Setting up Vert.x HTTP/2 with JKS

I was playing with Vert.x’s excellent HTTP/2 functionality with the aim of determining how difficult it’d be to add support into apiman's Vert.x gateway implementation (which is still somewhat of a tech preview, but it’s finally getting some love). Many HTTP/2 clients don’t support non-TLS connections, so transport security is a de facto requirement in the real-world usage (particularly with browsers).

There’s already an example in the Vert.x core-examples repository demonstrating how to set up and use HTTP/2. However, when using a keystore in JKS format, Vert.x (in v3.3.2, at least) tries to use Jetty’s alpn-boot ALPN implementation rather than OpenSSL.

A few simple steps…​

So, here’s how to go about making it work:

  1. Download the version of apln-boot corresponding to your version of Java. The binaries are available on Maven Central, or you can build your own if you prefer.

  2. When launching your verticle, put alpn-boot on the JVM’s boot classpath; it’s altering core library functionality and needs to be available early. There are a few ways to do this, here’s the easiest one:

    $ JAVA_OPTS=-Xbootclasspath/p:<path-to-apln-boot.jar> vertx run

    If you’re using an IDE you should add -Xbootclasspath/p:<path-to-apln-boot.jar> to the VM Arguments of your run configuration.

  3. Set setUseAlpn(true) on your HttpServerOptions.

Testing it out

Here’s some code to test it with.

import io.vertx.core.AbstractVerticle;
import io.vertx.core.http.HttpServer;
import io.vertx.core.http.HttpServerOptions;

public class Example extends AbstractVerticle {

    public void start() throws Exception {
        HttpServer server =
        vertx.createHttpServer(new HttpServerOptions()
                new JksOptions()
                .setPath(<Path to your JKS>)
                .setPassword(<The JKS password>)

        server.requestHandler(req -> {
            req.response().putHeader("Content-Type", "text/plain")
                .end("Greetings, Earthicans!\n");

You’ll likely want to check that it’s really working. I’ve been using cURL compiled with nghttp2 to enable HTTP/2 support; depending on your OS or distro, the shipping version may have been built with it. If you’re using OS X, you can use brew install curl --with-nghttp2. [1]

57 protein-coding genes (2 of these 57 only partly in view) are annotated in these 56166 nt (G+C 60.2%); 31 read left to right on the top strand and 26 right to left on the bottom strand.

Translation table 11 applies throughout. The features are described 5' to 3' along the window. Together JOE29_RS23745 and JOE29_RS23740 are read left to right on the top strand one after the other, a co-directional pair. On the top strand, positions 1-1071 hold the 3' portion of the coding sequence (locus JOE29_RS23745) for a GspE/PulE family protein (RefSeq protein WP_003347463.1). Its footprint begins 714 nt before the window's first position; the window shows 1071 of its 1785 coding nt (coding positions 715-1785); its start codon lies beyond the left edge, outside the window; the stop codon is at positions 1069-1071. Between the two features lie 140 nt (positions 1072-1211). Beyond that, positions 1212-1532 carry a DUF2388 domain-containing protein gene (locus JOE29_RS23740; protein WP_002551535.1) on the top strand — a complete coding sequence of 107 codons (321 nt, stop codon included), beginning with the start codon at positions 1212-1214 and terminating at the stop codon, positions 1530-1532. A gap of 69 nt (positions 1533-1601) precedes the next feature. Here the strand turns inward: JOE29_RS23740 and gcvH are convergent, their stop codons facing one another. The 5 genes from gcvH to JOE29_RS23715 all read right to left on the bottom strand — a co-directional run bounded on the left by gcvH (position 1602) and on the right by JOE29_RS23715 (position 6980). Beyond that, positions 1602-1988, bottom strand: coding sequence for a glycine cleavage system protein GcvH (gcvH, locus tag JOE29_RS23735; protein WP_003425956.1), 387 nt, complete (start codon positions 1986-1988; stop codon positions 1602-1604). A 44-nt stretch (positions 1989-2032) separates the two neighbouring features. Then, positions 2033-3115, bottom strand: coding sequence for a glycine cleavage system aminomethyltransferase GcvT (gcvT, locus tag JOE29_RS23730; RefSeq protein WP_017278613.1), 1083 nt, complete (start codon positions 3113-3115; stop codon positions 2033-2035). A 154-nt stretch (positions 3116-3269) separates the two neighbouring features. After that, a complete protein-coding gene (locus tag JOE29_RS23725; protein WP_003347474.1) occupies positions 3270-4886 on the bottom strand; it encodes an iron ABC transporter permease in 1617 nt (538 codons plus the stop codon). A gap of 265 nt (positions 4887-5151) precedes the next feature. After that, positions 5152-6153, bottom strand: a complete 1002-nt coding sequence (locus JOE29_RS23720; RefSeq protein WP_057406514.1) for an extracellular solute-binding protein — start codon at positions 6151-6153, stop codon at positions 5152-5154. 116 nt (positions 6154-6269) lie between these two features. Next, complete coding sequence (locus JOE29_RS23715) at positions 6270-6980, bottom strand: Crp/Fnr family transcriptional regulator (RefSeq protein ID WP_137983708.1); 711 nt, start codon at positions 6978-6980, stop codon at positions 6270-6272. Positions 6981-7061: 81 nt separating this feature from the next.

$  curl -k -v --http2 https://localhost:8443/
 *   Trying ::1...
 * Connected to localhost (::1) port 8443 (#0)
 * ALPN, offering h2
 * ALPN, offering http/1.1
 * Cipher selection: ALL:!EXPORT:!EXPORT40:!EXPORT56:!aNULL:!LOW:!RC4:@STRENGTH
 * successfully set certificate verify locations:
 *   CAfile: /usr/local/etc/openssl/cert.pem
   CApath: none
 * TLSv1.2 (OUT), TLS header, Certificate Status (22):
 * TLSv1.2 (OUT), TLS handshake, Client hello (1):
 * TLSv1.2 (IN), TLS handshake, Server hello (2):
 * TLSv1.2 (IN), TLS handshake, Certificate (11):
 * TLSv1.2 (IN), TLS handshake, Server key exchange (12):
 * TLSv1.2 (IN), TLS handshake, Server finished (14):
 * TLSv1.2 (OUT), TLS handshake, Client key exchange (16):
 * TLSv1.2 (OUT), TLS change cipher, Client hello (1):
 * TLSv1.2 (OUT), TLS handshake, Finished (20):
 * TLSv1.2 (IN), TLS change cipher, Client hello (1):
 * TLSv1.2 (IN), TLS handshake, Finished (20):
 * SSL connection using TLSv1.2 / ECDHE-RSA-AES128-GCM-SHA256
 * ALPN, server accepted to use h2
 * Server certificate:
 *  subject: C=lo; ST=localhost; L=localhost; O=localhost; OU=localhost; CN=localhost
 *  start date: Aug 20 15:23:02 2016 GMT
 *  expire date: Nov 18 15:23:02 2016 GMT
 *  issuer: C=lo; ST=localhost; L=localhost; O=localhost; OU=localhost; CN=localhost
 *  SSL certificate verify result: self signed certificate (18), continuing anyway.
 * Using HTTP2, server supports multi-use
 * Connection state changed (HTTP/2 confirmed)
 * Copying HTTP/2 data in stream buffer to connection buffer after upgrade: len=0
 * Using Stream ID: 1 (easy handle 0x7fb8aa008800)
 > GET / HTTP/1.1
 > Host: localhost:8443
 > User-Agent: curl/7.50.1
 > Accept: */*
 * Connection state changed (MAX_CONCURRENT_STREAMS updated)!
 < HTTP/2 200
 < content-type: text/plain
 < content-length: 22
 * Connection #0 to host localhost left intact
 Greetings, Earthicans!


Vert.x really is a gratifyingly well-thought-out and easy-to-use.

1. But remember cURL is not linked by default so you’ll have to dig into its Cellar (e.g. /usr/local/Cellar/curl/7.50.1/bin/curl). Of course, you could alias it, or force link :-).
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